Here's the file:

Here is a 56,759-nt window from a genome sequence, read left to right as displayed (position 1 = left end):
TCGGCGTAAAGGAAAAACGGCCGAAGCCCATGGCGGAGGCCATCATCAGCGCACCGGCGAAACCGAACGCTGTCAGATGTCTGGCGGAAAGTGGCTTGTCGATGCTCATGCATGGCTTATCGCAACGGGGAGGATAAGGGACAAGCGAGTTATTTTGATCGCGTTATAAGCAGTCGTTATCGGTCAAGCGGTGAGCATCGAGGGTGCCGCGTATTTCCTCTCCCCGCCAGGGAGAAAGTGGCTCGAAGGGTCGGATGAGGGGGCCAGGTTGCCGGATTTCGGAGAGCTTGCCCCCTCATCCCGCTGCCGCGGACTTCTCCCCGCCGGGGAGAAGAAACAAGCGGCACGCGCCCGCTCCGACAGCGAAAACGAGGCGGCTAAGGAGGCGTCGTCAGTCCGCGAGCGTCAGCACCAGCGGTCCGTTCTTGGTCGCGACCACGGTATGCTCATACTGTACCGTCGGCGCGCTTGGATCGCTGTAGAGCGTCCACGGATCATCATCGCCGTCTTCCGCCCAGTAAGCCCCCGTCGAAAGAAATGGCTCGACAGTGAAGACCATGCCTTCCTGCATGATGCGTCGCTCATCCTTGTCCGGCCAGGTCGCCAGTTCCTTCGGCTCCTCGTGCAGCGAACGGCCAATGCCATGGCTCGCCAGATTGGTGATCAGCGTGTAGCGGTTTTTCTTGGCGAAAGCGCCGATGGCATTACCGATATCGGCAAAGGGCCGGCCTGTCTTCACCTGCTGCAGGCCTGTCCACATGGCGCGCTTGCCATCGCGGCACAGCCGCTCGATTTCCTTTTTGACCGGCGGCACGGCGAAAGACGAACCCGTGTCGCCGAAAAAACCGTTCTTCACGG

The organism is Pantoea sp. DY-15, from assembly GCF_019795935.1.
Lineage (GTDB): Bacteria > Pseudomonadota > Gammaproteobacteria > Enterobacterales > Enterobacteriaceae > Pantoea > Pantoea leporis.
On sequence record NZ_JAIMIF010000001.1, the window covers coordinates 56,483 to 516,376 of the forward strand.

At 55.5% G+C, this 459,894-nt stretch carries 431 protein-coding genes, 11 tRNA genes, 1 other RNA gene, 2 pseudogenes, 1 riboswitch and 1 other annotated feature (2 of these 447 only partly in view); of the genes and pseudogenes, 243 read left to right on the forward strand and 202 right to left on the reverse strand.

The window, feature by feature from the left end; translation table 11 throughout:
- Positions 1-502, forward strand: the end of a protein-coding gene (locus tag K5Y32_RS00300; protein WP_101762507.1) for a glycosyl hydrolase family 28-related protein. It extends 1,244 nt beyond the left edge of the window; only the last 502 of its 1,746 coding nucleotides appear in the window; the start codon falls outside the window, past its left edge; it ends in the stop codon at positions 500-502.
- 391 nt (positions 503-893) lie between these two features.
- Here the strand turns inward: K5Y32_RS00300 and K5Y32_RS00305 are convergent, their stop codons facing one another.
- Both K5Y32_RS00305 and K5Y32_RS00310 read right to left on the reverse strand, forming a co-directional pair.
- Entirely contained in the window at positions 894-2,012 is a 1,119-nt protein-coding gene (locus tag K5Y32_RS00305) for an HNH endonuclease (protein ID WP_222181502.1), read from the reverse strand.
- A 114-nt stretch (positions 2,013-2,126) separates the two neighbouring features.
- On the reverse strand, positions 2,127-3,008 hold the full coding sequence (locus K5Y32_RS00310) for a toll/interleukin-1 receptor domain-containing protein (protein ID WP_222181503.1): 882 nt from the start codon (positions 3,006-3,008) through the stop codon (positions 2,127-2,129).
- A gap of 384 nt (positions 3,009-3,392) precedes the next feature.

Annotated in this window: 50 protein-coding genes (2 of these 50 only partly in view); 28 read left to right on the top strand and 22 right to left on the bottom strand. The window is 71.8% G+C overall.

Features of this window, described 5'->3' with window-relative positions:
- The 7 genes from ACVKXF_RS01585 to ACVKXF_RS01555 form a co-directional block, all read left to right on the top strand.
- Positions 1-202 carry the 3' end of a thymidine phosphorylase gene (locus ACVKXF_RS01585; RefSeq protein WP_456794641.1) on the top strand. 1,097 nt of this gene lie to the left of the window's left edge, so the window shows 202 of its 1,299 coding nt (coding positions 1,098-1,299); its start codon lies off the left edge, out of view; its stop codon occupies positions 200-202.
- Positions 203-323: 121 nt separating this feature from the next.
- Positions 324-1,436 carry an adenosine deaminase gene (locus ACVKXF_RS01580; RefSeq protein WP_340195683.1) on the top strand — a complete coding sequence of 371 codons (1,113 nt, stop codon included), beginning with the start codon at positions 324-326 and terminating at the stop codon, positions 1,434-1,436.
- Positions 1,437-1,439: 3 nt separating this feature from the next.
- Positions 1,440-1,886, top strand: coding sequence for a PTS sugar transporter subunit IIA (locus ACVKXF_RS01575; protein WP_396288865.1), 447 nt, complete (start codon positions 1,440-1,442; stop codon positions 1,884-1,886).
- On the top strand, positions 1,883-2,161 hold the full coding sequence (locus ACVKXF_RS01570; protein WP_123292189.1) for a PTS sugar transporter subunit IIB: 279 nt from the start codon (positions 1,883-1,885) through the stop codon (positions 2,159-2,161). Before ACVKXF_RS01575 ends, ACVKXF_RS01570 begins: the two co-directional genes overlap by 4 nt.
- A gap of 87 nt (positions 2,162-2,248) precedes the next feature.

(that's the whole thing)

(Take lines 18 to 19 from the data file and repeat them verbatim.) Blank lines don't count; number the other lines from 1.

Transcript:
- The 7 genes from ACVKXF_RS01585 to ACVKXF_RS01555 form a co-directional block, all read left to right on the top strand.
- Positions 1-202 carry the 3' end of a thymidine phosphorylase gene (locus ACVKXF_RS01585; RefSeq protein WP_456794641.1) on the top strand. 1,097 nt of this gene lie to the left of the window's left edge, so the window shows 202 of its 1,299 coding nt (coding positions 1,098-1,299); its start codon lies off the left edge, out of view; its stop codon occupies positions 200-202.